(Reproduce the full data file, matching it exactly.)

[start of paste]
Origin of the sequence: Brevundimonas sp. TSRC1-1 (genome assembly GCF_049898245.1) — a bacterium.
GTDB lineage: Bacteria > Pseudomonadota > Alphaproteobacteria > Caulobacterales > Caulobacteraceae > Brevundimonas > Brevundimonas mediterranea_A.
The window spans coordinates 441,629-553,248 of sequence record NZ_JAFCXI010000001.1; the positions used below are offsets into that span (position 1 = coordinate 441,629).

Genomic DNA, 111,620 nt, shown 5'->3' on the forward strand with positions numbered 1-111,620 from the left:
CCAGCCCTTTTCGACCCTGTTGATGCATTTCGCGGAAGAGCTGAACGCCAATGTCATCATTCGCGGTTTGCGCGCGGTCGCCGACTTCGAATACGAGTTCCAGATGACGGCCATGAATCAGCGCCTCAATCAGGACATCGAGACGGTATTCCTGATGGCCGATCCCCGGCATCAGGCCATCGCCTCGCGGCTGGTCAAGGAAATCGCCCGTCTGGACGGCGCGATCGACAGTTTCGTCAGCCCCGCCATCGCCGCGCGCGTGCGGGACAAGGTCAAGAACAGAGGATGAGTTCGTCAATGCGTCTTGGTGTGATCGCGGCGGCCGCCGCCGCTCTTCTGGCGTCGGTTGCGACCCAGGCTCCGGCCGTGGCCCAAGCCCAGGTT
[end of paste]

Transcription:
Origin of the sequence: Brevundimonas sp. TSRC1-1 (genome assembly GCF_049898245.1) — a bacterium.
GTDB lineage: Bacteria > Pseudomonadota > Alphaproteobacteria > Caulobacterales > Caulobacteraceae > Brevundimonas > Brevundimonas mediterranea_A.
The window spans coordinates 441,629-553,248 of sequence record NZ_JAFCXI010000001.1; the positions used below are offsets into that span (position 1 = coordinate 441,629).

Genomic DNA, 111,620 nt, shown 5'->3' on the forward strand with positions numbered 1-111,620 from the left:
CCAGCCCTTTTCGACCCTGTTGATGCATTTCGCGGAAGAGCTGAACGCCAATGTCATCATTCGCGGTTTGCGCGCGGTCGCCGACTTCGAATACGAGTTCCAGATGACGGCCATGAATCAGCGCCTCAATCAGGACATCGAGACGGTATTCCTGATGGCCGATCCCCGGCATCAGGCCATCGCCTCGCGGCTGGTCAAGGAAATCGCCCGTCTGGACGGCGCGATCGACAGTTTCGTCAGCCCCGCCATCGCCGCGCGCGTGCGGGACAAGGTCAAGAACAGAGGATGAGTTCGTCAATGCGTCTTGGTGTGATCGCGGCGGCCGCCGCCGCTCTTCTGGCGTCGGTTGCGACCCAGGCTCCGGCCGTGGCCCAAGCCCAGGTT